Why coastal earthquake did not cause tsunami

, Written by Kyle Aevermann, Posted: Mon, March 10 2014 at 6:34 PM, Updated: Tue, March 11 2014 at 2:44 AM

Medford, Ore. -- A significant earthquake shook the coast of northern California Sunday night, with tremors felt as far as Grants Pass and Mt. Shasta 

It hit 50-miles west of Eureka at 10:18 pm PST Sunday at a depth of about 10 miles below the ocean floor.

"It felt like a dog or cat had jumped on my bed without them physically being there., the bed was shaking side to side," said Samantha Donnally, who felt the quake in Sam's Valley.

Tuesday will mark the third anniversary of the Japan earthquake and tsunami that killed thousands of people.

And although the recent earthquake wasn't as strong, many are wondering how our coast line was able to escape without a tsunami.

"It's one of those where the plates are adjusting themselves and not a subduction zone earthquakes where the plates are colliding, they maybe stretching," said SOU Professor Emeritus Eric Dittmer.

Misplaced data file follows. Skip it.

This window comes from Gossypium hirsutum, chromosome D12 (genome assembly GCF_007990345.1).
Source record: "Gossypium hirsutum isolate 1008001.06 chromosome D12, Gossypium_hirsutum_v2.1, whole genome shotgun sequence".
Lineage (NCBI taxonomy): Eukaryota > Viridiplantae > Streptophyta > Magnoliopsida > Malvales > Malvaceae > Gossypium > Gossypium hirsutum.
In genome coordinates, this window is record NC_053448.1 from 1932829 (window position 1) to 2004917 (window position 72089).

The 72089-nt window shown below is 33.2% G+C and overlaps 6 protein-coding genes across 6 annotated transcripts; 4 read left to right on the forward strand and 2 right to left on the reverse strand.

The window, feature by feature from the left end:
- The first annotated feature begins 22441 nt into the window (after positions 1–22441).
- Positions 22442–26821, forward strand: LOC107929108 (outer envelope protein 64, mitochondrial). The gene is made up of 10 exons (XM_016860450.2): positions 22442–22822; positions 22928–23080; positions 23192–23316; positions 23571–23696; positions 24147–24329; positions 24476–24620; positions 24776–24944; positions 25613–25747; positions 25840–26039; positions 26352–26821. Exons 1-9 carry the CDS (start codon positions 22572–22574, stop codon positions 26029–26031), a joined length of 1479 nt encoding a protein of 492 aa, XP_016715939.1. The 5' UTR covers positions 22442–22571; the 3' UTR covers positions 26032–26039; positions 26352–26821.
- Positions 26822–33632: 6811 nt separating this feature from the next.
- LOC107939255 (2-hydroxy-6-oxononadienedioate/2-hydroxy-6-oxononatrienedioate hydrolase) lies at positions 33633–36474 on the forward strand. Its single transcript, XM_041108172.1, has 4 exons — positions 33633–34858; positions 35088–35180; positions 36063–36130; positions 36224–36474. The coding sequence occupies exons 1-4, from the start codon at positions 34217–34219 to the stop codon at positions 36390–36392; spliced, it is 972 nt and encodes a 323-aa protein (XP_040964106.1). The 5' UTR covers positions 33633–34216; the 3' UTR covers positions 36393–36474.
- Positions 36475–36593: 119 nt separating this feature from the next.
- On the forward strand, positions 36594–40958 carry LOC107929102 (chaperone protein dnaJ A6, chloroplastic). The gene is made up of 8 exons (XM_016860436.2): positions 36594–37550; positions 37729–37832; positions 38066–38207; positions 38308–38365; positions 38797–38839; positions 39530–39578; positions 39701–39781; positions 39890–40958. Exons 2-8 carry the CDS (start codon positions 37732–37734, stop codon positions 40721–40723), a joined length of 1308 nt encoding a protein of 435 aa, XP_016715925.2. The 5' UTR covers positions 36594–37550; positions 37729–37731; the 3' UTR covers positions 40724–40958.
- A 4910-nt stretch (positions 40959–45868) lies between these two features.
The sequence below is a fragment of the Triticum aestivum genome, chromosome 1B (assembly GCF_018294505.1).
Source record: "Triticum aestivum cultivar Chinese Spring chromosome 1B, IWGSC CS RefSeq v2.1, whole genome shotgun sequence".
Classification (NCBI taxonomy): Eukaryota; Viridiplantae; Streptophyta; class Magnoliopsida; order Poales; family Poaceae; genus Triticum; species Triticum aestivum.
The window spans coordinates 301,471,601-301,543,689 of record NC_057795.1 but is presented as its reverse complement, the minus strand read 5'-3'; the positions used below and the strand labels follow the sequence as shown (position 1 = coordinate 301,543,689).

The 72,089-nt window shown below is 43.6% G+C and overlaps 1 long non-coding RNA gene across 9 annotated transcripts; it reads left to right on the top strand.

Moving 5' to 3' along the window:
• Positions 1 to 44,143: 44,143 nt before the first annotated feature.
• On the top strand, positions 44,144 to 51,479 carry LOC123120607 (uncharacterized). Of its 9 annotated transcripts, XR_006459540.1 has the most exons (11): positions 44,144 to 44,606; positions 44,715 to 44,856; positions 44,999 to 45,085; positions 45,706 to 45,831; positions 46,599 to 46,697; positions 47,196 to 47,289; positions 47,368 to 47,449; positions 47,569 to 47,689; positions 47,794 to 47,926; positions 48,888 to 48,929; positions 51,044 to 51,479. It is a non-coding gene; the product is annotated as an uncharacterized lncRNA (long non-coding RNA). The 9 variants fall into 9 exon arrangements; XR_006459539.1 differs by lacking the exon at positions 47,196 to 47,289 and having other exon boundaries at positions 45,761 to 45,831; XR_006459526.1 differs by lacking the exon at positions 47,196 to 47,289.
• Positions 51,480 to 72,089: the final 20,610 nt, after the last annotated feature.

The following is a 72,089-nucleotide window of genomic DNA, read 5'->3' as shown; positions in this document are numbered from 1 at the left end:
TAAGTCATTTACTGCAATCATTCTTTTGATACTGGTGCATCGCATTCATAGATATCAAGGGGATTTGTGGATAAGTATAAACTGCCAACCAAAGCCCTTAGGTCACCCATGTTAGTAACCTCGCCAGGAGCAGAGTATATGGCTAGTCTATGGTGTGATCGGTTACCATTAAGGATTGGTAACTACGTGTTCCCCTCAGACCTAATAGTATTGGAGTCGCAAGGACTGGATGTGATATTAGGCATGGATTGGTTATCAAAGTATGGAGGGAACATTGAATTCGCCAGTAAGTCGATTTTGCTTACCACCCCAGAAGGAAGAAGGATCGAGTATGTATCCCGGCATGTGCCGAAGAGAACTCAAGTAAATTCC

In simple terms there are different types of earthquakes, usually based off a fault line.

In 2011, two fault lines slide against each other causing a disturbance in water balance creating the deadly tsunami.

But Sunday night's quake was inside of a tectonic plate and it had only minor effects on the ocean levels.

According to geologist the Cascadia Subduction Zone is due for what is often described as the big one, a magnitude 9.0 or higher earthquake.

It happens every 250 to 350 years, the last one happening back around the year 1700.

And while it hasn't happened yet, Sunday's quake is a good reminder that we need to be prepared.

Incident Location

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About the Author

Kyle Aevermann

Kyle Aevermann reports weekdays and anchors NBC 5 News Weekends. He joined NBC 5 News in March 2012 as a morning producer and reporter. Prior to joining KOBI, Kyle interned at KISL-FM on Catalina Island, CA. He was also a regular contributor to CNN's citizen journalism program.

Originally from the Chicago-land area, Kyle moved to the Pacific Northwest in 2009 to work in the social media industry. Kyle enjoys hiking, traveling, learning about cultures, and has a serious love for food.

Catch Kyle anchoring weekends on NBC 5 News at 6pm and 11pm.

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